A new removable elevated-hinge wave generator has been designed and commissioned in the O.H. Hinsdale Wave Research Laboratory (HWRL), at Oregon State University. The wave maker, built by Edinburgh Designs Ltd., is comprised by six electrically actuated dry-back paddles, self-contained in a single steel box and capable of generating mid-scale regular, irregular and user defined waves in a typical range of periods from 0.5 to 4 s at a maximum depth of 4 m. The system is intended to increase the available depth range in the Large Wave Flume (LWF) and satisfy the demand of intermediate to deep water waves at a relatively large scale by the marine energy industry.
The existing Large Wave Flume at the HWRL, is currently equipped with a piston-type, dry-back wave generator with a 4.2 m maximum stroke hydraulic actuator assembly. The flume is 104.24 m long, 3.66 m wide, and the sidewalls are 4.57 m high. The existing wave maker can generate large regular, random and tsunami-like long waves for the purpose of large-scale model tests, particularly in the area of coastal hazards (storm waves and tsunamis). Currently, the maximum water depth for generation of regular or random waves is 2.7 m, with a maximum wave height of 1.7 m in a wave period range from 4 to 8 s. The maximum depth for tsunami-like waves (solitary waves) in the flume is 2.0 m, with a maximum wave height of 1.4 m. The LWF works as a standard coastal (shallow water) testing facility where the models, bathymetry and instrumentation are typically installed with the facility completely empty. This allows for a full range of testing depths (from practically 0 to the maximum depth corresponding to the wave type to be generated). Correct representation of the bathymetry is necessary in coastal studies since wave propagation, transformation and breaking is part of the intended research. However, intermediate to deep water conditions, required for medium scale marine energy studies, represented a challenge.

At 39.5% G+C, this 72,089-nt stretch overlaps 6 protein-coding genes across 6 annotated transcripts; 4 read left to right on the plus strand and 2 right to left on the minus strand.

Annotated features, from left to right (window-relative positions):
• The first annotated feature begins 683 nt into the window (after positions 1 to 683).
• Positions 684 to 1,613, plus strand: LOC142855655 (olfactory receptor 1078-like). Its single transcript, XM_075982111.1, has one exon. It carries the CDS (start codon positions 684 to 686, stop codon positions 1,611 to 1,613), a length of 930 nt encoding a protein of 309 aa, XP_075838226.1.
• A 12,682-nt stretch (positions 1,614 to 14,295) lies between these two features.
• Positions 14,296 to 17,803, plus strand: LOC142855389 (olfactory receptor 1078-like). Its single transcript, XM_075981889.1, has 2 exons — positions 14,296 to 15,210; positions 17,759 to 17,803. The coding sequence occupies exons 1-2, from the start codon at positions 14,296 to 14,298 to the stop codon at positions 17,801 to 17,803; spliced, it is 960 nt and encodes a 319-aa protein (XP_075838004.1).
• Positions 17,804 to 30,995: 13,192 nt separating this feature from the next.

The maximum depth at the flume for wave generation was limited by the structural design of the wave machine. However, the flume wall height is capable of handling a maximum depth in excess of 4 m. To increase the capabilities of the facility and responding to an increasing demand of deeper experimental conditions (particularly from the wave energy industry), the procurement of a specialized wave machine able to generate high-quality waves in deeper water was deemed necessary.
The uniqueness of the system relies on its flexibility. It was conceived to be, first, removable and can be relocated anywhere along the flume, at the full range of depths (from 1 m to 4 m) and it can be reversed facing both directions along the flume. This flexibility, required by the intention to keep the existing wave machine operational, increases its functionality by making it compatible to the generation of waves and co-linear currents, as well as expanding the available testing section along the flume, with generation on one side and absorption on the opposite.